Wednesday, November 5, 2008


I have been getting up at 5am to write. I stare at the screen and feel tired and wonder where it is going and why I am doing this instead of staying tucked up in bed where it will be warm and there might be an easing of the nightmares that still rattle around inside me.

So instead of writing I begin to read. Reading is a part of writing. If I read something inspiring it will make me think about the way it was constructed. I will be encouraged by something beautiful that has been printed and bound into a relatively attractive package. I will want to compete with my own work. This is the plan anyway.

I have been sliding into depression again and even the idea of writing exhausts me. Instead I will read and I will repond to what I am reading here and in my work. After all it is all a part of the process of writing.

I am a slow reader. I read each sentence carefully. Where my fellow workmates tear through books I turn their pages ponderously. I stop and think and move on. I read like I swim, slowly and consistanty. I need glasses and I squint at the page because I never wear them. The words blur and shift and are difficult to pin down. Often I get a headache for my efforts.

I am reading "The Two Kinds of Decay" by Sarah Manguso. It is a memoir about a girl who gets a blood disease. It sounds like a misery memoir but it isn't. It is sparse and clean and more life philosophy really. The medical things make the reader squirm and there are a lot of medical things. I like her lack of sentimentality. Her writing reminds me of the writing of a friend of mine, very mannered and restrained, just the back of a whale protuding from the water, the rest is hidden and lumbering and huge. The rest is left for the reader to discover in herself.

I think about my friend Mark as I read this book. Yes I knew it would come around to talking about my friend Mark. Mark had a stroke almost two years ago. His recovery has inspired me to think about the brain in this way. He is the same man, only changed because of the damage inside his head. I think about the time I was visiting him in hospital. I think about the hope and the possibility for recovery and the feeling like something is happening that might make things better. I think about the after-time, the slow moments when it seems like nothing is happening. The time it takes for him to adjust to the world, the un-learning. He has spent the past six months learning about the things that he can no longer do. He is learning, but this process is removing things from him one at a time. He is settling into loss.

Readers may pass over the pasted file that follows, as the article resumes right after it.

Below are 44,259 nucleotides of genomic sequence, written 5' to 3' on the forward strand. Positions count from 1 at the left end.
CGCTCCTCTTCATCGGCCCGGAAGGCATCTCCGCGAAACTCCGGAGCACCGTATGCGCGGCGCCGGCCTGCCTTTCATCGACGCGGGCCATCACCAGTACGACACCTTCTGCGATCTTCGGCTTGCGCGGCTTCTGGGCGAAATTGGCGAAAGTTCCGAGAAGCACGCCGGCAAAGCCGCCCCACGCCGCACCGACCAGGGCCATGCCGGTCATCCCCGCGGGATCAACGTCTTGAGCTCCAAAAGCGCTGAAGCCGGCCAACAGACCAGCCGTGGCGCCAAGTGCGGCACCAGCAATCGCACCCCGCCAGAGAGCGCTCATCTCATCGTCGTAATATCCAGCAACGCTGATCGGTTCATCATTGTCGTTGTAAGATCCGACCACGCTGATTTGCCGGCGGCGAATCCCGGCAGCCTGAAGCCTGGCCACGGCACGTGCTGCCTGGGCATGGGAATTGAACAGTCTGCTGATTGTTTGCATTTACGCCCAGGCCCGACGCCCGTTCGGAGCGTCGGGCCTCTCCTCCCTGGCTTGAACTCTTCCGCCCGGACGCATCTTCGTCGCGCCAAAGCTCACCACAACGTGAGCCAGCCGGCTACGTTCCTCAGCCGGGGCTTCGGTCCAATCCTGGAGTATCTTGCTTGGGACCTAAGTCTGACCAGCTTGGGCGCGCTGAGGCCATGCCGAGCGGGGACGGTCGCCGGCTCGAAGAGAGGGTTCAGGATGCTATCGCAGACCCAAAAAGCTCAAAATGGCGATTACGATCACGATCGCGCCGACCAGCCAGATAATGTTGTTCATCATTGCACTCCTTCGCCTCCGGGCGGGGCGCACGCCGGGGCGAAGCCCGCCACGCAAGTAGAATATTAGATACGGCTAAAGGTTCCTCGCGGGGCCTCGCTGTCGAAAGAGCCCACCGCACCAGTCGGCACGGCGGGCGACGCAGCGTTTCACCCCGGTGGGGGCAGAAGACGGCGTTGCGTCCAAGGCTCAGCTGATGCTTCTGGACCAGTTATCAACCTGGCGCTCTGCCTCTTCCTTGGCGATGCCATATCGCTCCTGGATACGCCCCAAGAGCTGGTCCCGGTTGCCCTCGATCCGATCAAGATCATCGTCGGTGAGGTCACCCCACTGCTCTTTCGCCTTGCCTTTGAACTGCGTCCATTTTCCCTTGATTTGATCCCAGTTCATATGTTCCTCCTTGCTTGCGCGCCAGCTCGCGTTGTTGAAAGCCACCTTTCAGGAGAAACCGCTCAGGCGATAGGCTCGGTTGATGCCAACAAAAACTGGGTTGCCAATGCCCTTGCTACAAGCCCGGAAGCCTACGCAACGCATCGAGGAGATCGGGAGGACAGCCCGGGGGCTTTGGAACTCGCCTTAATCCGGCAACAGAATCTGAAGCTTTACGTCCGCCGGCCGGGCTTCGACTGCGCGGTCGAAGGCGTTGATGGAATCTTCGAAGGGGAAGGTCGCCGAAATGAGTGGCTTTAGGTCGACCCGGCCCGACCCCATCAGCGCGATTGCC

I remember when I was filming him, hoping to make a documentary about his recovery. A friend of mine turned the camera on me and started to ask me how it was to be supporting Mark through this. I started to cry. I didn't feel sad, but it is there on film, me bursting into tears and weeping. 'I can't communicate', I told her and the camera. 'I can't communicate'.

I sit each morning at 5 am and I look at my computer screen and all the hope that I have gathered around me though the night dissipates. When I was a child I had a recurring image of me with my lips sewn together. I look at my computer screen and the image comes back to me without any trouble at all.


Grand Purl Baa said...

Just discovered this stream. It is tragic and triumphant all at once. Everything you write seems so extremely intimate, no word or phrase without palpable weight. How can you 'know' so much. Where the hell is that publisher.

Krissy Kneen said...

I forget I have an audience. It is hard to think of other people at 5am.